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Surgically Shaping Children: Technology, Ethics and the Pursuit of Normality

Surgically Shaping Children: Technology, Ethics and the Pursuit of NormalityEdited by Erik Parens
Johns Hopkins University Press, April 2006
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At a time when medical technologies make it ever easier to enhance our minds and bodies, a debate has arisen about whether such efforts promote a process of “normalization,” which makes it ever harder to tolerate the natural anatomical differences among us. The debate becomes especially complicated when it addresses the surgical alteration, or “shaping,” of children. This volume explores the ethical and social issues raised by the recent proliferation of surgeries designed to make children born with physical differences look more normal. Using three cases – surgeries to eliminate craniofacial abnormalities such as cleft lip and palate, surgeries to correct ambiguous genitalia, and surgeries to lengthen the limbs of children born with dwarfism – the contributors consider the tensions parents experience when making such life-altering decisions on behalf of or with their children. The essays offer in-depth examinations of the significance and limits of surgical alteration through personal narratives, theoretical reflections, and concrete suggestions about how to improve the decision-making process. Written from the perspectives of affected children and their parents, health care providers, and leading scholars in philosophy, sociology, history, law, and medicine, this collection provides an integrated and comprehensive foundation from which to consider a complex and controversial issue. It takes the reader on a journey from reflections on the particulars of current medical practices to reflections on one of the deepest and most complex of human desires: the desire for normality. 

Contributors

Priscilla Alderson, Adrienne Asch, Cassandra Aspinall, Alice Domurat Dreger, James C. Edwards, Todd C. Edwards, Ellen K. Feder, Arthur W. Frank, Lisa Abelow Hedley, Eva Fedder Kittay, Hilde Lindemann, Jeffery L. Marsh, Paul Steven Miller, Sherri G. Morris, Wendy E. Mouradian, Donald L. Patrick, Nichola Rumsey, Emily Sullivan Sanford, Tari D. Topolski

Reviews

“A truly striking collection of voices that are largely absent from ordinary bioethics texts, and one of the finest anthologies I have read in years.” – Carl Elliott, University of Minnesota Center for Bioethics, author of Better than Well: American Medicine Meets the American Dream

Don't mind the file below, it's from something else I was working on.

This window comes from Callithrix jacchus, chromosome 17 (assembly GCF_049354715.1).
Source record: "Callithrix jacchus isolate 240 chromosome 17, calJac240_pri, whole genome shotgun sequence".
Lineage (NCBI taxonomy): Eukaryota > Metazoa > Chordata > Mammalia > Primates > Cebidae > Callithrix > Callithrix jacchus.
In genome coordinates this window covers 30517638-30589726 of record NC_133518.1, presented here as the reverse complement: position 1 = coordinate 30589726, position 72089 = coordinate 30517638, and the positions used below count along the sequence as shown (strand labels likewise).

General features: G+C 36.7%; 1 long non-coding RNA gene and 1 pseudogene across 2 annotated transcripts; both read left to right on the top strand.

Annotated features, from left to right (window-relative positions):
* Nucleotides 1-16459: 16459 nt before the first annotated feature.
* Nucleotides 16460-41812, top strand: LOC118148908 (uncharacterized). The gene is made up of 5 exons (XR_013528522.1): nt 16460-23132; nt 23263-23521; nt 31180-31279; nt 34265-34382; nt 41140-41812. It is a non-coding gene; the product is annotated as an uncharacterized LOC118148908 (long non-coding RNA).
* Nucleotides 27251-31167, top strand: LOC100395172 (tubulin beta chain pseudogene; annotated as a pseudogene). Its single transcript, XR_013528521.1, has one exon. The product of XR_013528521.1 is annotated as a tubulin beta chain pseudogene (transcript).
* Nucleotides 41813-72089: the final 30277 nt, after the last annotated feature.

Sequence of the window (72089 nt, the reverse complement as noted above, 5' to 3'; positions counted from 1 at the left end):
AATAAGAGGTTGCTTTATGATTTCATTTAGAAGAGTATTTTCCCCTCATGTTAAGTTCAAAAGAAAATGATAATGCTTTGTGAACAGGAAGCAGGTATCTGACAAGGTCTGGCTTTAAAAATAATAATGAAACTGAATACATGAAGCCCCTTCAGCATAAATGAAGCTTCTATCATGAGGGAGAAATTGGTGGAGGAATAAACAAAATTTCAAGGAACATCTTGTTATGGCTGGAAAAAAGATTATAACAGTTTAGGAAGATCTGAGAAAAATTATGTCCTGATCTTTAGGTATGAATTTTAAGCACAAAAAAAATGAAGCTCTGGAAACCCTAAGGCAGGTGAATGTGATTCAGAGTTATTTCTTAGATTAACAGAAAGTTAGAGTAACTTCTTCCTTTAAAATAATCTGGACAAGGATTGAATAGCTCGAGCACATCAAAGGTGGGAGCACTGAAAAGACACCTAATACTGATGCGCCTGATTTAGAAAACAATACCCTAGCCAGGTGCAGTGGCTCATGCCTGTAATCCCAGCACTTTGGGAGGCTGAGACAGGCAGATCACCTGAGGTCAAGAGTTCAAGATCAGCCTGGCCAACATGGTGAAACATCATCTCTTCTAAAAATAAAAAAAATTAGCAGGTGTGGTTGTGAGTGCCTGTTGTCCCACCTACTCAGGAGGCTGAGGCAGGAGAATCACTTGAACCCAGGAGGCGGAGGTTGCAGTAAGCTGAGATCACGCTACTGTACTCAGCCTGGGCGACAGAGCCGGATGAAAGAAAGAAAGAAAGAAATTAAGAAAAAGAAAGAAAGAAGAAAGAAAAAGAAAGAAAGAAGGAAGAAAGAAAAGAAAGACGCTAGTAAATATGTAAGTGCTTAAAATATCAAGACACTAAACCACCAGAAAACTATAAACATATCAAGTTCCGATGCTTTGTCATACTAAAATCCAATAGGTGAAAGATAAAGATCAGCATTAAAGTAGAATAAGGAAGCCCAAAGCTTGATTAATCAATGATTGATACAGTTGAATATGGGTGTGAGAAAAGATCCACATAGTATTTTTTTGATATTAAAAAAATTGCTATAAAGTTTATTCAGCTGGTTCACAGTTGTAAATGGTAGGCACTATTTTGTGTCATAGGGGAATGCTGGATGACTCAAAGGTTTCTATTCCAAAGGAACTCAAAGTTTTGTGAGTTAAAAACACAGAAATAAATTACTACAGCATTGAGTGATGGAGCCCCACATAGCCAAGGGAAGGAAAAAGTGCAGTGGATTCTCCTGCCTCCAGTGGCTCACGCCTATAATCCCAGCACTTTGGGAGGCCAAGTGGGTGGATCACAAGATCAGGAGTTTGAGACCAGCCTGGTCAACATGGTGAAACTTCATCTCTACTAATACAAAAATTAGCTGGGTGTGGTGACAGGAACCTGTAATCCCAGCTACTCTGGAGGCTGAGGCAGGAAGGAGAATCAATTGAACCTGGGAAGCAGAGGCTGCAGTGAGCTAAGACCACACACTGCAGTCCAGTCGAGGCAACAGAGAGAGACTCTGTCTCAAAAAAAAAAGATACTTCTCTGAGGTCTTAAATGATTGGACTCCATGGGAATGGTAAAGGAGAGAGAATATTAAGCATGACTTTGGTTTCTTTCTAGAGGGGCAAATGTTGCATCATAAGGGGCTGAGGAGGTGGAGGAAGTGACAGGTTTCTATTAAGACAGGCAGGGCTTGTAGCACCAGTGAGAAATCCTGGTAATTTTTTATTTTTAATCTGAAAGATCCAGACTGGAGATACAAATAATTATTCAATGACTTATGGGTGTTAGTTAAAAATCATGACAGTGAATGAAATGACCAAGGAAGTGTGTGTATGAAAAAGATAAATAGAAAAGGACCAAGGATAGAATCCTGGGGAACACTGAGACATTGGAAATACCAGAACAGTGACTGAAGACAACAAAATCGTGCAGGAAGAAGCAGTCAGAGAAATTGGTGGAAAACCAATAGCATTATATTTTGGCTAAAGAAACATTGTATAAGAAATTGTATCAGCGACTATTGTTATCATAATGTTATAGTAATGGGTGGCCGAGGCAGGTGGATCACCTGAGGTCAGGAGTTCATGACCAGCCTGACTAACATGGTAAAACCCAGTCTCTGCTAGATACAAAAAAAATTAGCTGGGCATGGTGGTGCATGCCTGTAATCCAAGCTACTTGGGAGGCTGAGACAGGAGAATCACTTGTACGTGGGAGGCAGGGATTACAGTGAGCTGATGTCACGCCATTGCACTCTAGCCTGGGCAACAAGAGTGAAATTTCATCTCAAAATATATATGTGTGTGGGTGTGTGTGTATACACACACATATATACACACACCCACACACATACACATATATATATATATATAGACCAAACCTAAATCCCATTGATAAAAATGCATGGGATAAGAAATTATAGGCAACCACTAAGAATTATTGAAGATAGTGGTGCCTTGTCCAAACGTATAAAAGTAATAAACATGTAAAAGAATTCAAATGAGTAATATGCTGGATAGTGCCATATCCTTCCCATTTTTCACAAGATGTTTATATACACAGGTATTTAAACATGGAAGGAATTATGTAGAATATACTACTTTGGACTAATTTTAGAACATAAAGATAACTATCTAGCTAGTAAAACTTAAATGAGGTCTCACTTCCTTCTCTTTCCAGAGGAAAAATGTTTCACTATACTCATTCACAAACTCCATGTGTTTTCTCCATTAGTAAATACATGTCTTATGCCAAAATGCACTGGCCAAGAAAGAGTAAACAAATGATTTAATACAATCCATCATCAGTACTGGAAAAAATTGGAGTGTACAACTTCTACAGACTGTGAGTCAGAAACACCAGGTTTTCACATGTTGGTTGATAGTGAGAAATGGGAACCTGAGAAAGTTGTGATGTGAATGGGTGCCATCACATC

Surgically Shaping Children is a must-read for anyone concerned about the cultural denial of differences in human embodiment and the desire for the ‘surgical fix.’ In a style that is the trademark of any conversation initiated by the Hastings Center, the contributors—philosophers, physicians, patients, and parents – tackle all the difficult questions without opting for easy answers. This is a book that will make you think.” – Kathy Davis, Institute for History and Culture, University of Utrecht, The Netherlands, and author of Reshaping the Female Body

“In this thoughtful book, patients, parents, doctors, and distinguished philosophers speak to difficult questions of disability, technology, identity, and values.” – Peter D. Kramer, Brown University, author of Against Depression and Listening to Prozac

“As medicine gains ever greater skill at ‘correcting’ the physical deficiencies of children, we are also acquiring the power to alter personal identity and change the meaning of normality. In Surgically Shaping Children, Erik Parens has collected a wonderful range of provocative and thoughtful essays that, while providing no easy answers, raise crucially important questions about when, why, and how we should ‘fix’ the appearance of our children. Doctors, patients, ethicists, and parents will all be enriched by its wisdom and empowered by its intelligent consideration of these thorny issues.” – Stephen S. Hall, author of Merchants of Immortality

“It is extraordinary when a book manages to be both informative and critical. Surgically Shaping Children is an important book for parents who confront the reality of their children’s appearing different from what they and society imagined. It is also a book for all readers interested in how norms of appearance affect the way we imagine ourselves and others and, equally important, how we employ medicine to rectify such differences.” – Sander L. Gilman, Emory University

“This fascinating and disturbing collection explores the difficult question of when and how surgery might be used for children born with disabilities and other anomalies. It speaks not just to every parent’s desire to help his or her child, but also to concerns about the contested borders of health, normality, and difference, in an age when our biomedical powers may sometimes exceed our wisdom.” – Tom Shakespeare, University of Newcastle

“It was a joy reading this brilliant collection of essays. This carefully conceived and well-written book will be welcomed by health care professionals and medical ethicists, but they are by no means its only potential audience. The challenging issues it raises would make it an excellent text for seminar courses on ethics and philosophy. But in my opinion its greatest and most lasting value will be as a resource for parents and other family members of affected patients.” – Bruce J. Beckwith, Loma Linda University

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